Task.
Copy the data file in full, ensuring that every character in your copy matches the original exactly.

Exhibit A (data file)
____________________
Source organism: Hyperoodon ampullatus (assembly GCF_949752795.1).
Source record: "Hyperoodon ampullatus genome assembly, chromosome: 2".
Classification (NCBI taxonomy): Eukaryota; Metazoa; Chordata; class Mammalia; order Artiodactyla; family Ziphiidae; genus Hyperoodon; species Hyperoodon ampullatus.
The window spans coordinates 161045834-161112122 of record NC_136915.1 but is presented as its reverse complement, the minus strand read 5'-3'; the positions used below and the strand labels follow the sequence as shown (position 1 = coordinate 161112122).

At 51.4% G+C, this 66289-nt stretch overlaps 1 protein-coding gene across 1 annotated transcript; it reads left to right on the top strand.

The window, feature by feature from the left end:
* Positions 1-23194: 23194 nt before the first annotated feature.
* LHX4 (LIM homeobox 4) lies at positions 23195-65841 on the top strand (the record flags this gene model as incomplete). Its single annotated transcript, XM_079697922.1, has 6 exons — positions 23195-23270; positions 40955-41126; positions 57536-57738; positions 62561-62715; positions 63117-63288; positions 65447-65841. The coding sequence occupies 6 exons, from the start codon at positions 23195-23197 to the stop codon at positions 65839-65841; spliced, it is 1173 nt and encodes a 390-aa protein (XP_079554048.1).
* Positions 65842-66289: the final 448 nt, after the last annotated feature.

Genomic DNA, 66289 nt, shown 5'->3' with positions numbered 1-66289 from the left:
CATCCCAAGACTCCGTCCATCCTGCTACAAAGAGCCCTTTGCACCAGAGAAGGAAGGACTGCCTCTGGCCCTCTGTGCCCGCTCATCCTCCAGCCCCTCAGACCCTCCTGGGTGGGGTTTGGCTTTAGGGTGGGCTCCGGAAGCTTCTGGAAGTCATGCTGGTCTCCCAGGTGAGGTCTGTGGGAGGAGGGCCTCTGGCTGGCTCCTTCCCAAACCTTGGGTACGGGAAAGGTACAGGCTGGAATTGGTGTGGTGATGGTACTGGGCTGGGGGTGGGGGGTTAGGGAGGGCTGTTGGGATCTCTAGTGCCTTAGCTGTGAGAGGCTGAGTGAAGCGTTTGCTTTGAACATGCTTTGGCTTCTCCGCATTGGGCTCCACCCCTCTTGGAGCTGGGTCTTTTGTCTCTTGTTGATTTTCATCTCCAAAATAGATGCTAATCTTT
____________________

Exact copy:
Source organism: Hyperoodon ampullatus (assembly GCF_949752795.1).
Source record: "Hyperoodon ampullatus genome assembly, chromosome: 2".
Classification (NCBI taxonomy): Eukaryota; Metazoa; Chordata; class Mammalia; order Artiodactyla; family Ziphiidae; genus Hyperoodon; species Hyperoodon ampullatus.
The window spans coordinates 161045834-161112122 of record NC_136915.1 but is presented as its reverse complement, the minus strand read 5'-3'; the positions used below and the strand labels follow the sequence as shown (position 1 = coordinate 161112122).

At 51.4% G+C, this 66289-nt stretch overlaps 1 protein-coding gene across 1 annotated transcript; it reads left to right on the top strand.

The window, feature by feature from the left end:
* Positions 1-23194: 23194 nt before the first annotated feature.
* LHX4 (LIM homeobox 4) lies at positions 23195-65841 on the top strand (the record flags this gene model as incomplete). Its single annotated transcript, XM_079697922.1, has 6 exons — positions 23195-23270; positions 40955-41126; positions 57536-57738; positions 62561-62715; positions 63117-63288; positions 65447-65841. The coding sequence occupies 6 exons, from the start codon at positions 23195-23197 to the stop codon at positions 65839-65841; spliced, it is 1173 nt and encodes a 390-aa protein (XP_079554048.1).
* Positions 65842-66289: the final 448 nt, after the last annotated feature.

Genomic DNA, 66289 nt, shown 5'->3' with positions numbered 1-66289 from the left:
CATCCCAAGACTCCGTCCATCCTGCTACAAAGAGCCCTTTGCACCAGAGAAGGAAGGACTGCCTCTGGCCCTCTGTGCCCGCTCATCCTCCAGCCCCTCAGACCCTCCTGGGTGGGGTTTGGCTTTAGGGTGGGCTCCGGAAGCTTCTGGAAGTCATGCTGGTCTCCCAGGTGAGGTCTGTGGGAGGAGGGCCTCTGGCTGGCTCCTTCCCAAACCTTGGGTACGGGAAAGGTACAGGCTGGAATTGGTGTGGTGATGGTACTGGGCTGGGGGTGGGGGGTTAGGGAGGGCTGTTGGGATCTCTAGTGCCTTAGCTGTGAGAGGCTGAGTGAAGCGTTTGCTTTGAACATGCTTTGGCTTCTCCGCATTGGGCTCCACCCCTCTTGGAGCTGGGTCTTTTGTCTCTTGTTGATTTTCATCTCCAAAATAGATGCTAATCTTT